Second Opinion: We must get our free GP care right from the start
Childhood obesity is associated with emotional and behavioural problems from a very young age. Photograph: Getty Images
The new scheme to provide free GP care for children under six years of age is very good news. Service providers, who must be either doctors or practice nurses, will be required to carry out periodic “wellness assessments”.
Obesity in children is a public health problem, so initially wellness checks will involve monitoring and recording of height and weight under the age of two, and measuring body mass index (BMI) between the ages of two and six. The GP and practice nurse must take follow-up action with the parent or guardians if necessary.
Service providers must also record whether a child lives in a smoke-free household or not, with a view to helping with smoking cessation.
The draft contract does not specify how much extra consultation time a wellness check might take, which could theoretically vary from five to 30 minutes.
Consider the following scenarios. Mrs Jones attends with her overweight, three-year-old son Seán. His height and weight are measured and his BMI calculated.
Scenario 1, GP: “Seán is too fat for his age. He needs to lose weight. Here’s a diet sheet.” Mrs Jones (thinks): “Is he saying I’m a bad mother?” Says: “Thanks, doctor.” Extra consultation time is five minutes. The success rate of this approach is either zero or negative. Mrs Jones takes Seán for some fast food on the way home to rid herself of guilt and boost Seán’s self-esteem.
Scenario 2, GP: “It’s not easy keeping children a healthy weight these days. Seán needs to lose some weight and we can offer some help with that. What do you think?” Mrs Jones: “I’d like that. I’ve been a bit worried about it. He starts pre-school next week and I’m afraid he’ll be bullied.”
GP: “Mary, our practice nurse, can support you with planning a healthy eating programme for the whole family. It will take about 15 minutes.” Mrs Jones: “Thanks, I’ll talk to her on the way out.”
Extra consultation time is 25 minutes. This approach is more likely to be effective, especially when repeated at every wellness check.
Wellness checks can add between five and 30 minutes to every GP visit. Weighing, measuring, and calculating BMI takes five minutes. A further 15 minutes with the practice nurse is needed if a child is overweight or obese.
These children are not ill so do not need referrals or further diagnosis. Practice nurses are sufficiently qualified to be able to discuss healthy eating and physical activity with parents.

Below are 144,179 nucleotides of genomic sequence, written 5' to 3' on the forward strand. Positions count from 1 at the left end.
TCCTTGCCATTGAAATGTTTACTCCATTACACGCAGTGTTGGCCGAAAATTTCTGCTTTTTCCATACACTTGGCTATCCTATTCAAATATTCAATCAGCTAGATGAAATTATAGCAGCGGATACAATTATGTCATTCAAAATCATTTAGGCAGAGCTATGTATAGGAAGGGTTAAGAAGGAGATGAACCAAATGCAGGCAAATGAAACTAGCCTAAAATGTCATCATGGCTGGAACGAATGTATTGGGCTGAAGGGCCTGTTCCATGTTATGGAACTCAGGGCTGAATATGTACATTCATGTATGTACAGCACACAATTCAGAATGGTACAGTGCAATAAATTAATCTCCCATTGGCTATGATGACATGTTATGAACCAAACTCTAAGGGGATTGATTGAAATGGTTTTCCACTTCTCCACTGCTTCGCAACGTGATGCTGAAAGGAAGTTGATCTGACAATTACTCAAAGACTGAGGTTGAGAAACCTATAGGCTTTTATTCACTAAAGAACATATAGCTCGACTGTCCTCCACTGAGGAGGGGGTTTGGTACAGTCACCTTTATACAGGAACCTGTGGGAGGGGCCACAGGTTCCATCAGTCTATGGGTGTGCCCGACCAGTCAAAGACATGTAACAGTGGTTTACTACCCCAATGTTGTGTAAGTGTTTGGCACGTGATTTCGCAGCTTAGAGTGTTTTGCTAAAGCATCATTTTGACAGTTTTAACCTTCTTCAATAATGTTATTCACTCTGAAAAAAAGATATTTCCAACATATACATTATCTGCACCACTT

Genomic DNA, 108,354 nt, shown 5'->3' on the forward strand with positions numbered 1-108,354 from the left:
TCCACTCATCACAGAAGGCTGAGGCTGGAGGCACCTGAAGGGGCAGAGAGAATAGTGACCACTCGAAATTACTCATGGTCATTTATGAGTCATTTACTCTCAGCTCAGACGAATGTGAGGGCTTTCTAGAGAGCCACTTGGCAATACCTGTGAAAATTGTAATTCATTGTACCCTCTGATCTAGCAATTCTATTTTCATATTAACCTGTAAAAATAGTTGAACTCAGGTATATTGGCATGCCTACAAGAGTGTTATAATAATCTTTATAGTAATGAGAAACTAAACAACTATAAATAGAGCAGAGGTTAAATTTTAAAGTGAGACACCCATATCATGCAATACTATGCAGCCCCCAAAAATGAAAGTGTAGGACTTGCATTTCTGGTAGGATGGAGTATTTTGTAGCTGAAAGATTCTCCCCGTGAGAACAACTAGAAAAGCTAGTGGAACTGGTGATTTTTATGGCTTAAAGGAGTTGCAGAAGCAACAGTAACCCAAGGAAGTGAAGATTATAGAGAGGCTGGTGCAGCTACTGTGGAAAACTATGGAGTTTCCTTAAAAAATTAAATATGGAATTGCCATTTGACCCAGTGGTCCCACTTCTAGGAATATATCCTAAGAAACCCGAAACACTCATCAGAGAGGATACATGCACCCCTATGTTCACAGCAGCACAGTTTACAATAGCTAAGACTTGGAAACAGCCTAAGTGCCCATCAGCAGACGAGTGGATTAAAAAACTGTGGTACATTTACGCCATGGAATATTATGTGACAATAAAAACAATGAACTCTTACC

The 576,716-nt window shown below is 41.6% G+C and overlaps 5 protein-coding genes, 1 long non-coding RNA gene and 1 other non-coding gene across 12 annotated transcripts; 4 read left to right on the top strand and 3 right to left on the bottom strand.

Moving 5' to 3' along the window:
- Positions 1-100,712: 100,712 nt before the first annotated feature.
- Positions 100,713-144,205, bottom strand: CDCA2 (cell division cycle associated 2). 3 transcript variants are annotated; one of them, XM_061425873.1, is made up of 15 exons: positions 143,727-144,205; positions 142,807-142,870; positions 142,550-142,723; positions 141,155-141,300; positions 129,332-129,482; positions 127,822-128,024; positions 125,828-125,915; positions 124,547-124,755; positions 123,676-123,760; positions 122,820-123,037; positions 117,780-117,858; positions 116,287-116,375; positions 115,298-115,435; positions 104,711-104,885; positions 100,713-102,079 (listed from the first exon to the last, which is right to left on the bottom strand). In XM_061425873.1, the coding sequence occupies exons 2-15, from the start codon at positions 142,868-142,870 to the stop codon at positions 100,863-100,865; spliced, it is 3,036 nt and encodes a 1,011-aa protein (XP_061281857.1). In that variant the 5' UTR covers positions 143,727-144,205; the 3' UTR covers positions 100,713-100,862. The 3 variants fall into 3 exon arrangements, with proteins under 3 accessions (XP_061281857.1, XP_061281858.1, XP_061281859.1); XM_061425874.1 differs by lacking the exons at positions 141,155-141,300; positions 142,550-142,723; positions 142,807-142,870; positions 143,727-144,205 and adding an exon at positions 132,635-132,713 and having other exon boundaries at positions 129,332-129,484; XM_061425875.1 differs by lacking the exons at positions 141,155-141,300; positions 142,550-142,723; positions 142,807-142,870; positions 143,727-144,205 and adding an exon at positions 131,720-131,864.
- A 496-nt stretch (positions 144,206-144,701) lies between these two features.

However, practice nurses may need intensive training in brief intervention techniques which are more effective than advice-giving in helping people change health habits. These interventions involve asking a series of questions to help parents devise their own workable plan.
Advice-giving does not work and can be counterproductive.
Parents can interpret advice as criticism of their parenting skills. They may begin to avoid future wellness checks.
Wellness checks for children under six make total sense. They are one of the strategies listed in Healthy Ireland: A framework for improved health and wellbeing 2013-2025 (Hi).
Early intervention before birth and early childhood works better than later intervention. By the age of five, children already show signs of having wellbeing problems related to diet, physical activity and social health.
The latest Growing Up in Ireland study, on wellbeing, play and diet among five year olds (November, 2013), found that 20 per cent of five year olds are overweight or obese. Childhood obesity is linked to the development of type 2 diabetes and cardiovascular diseases.
Although the new GP scheme is a fantastic idea, changes must be made to the contract. It needs to include mental health which develops between birth and two years of age.
Overweight and obesity are inextricably linked to mental health. Childhood obesity is associated with emotional and behavioural problems from a very young age, with boys at particular risk.
The impact of overweight on self-competence can start as young as five years of age. Wellness checks take time and must include physical and mental health aspects of health or they are worse than useless.
Brief intervention techniques instead of advice-giving must be used. Free GP care and wellness checks for children under six years of age is one of the best things to happen in Irish health services in recent years.
Dr Jacky Jones is a former HSE regional manager of health promotion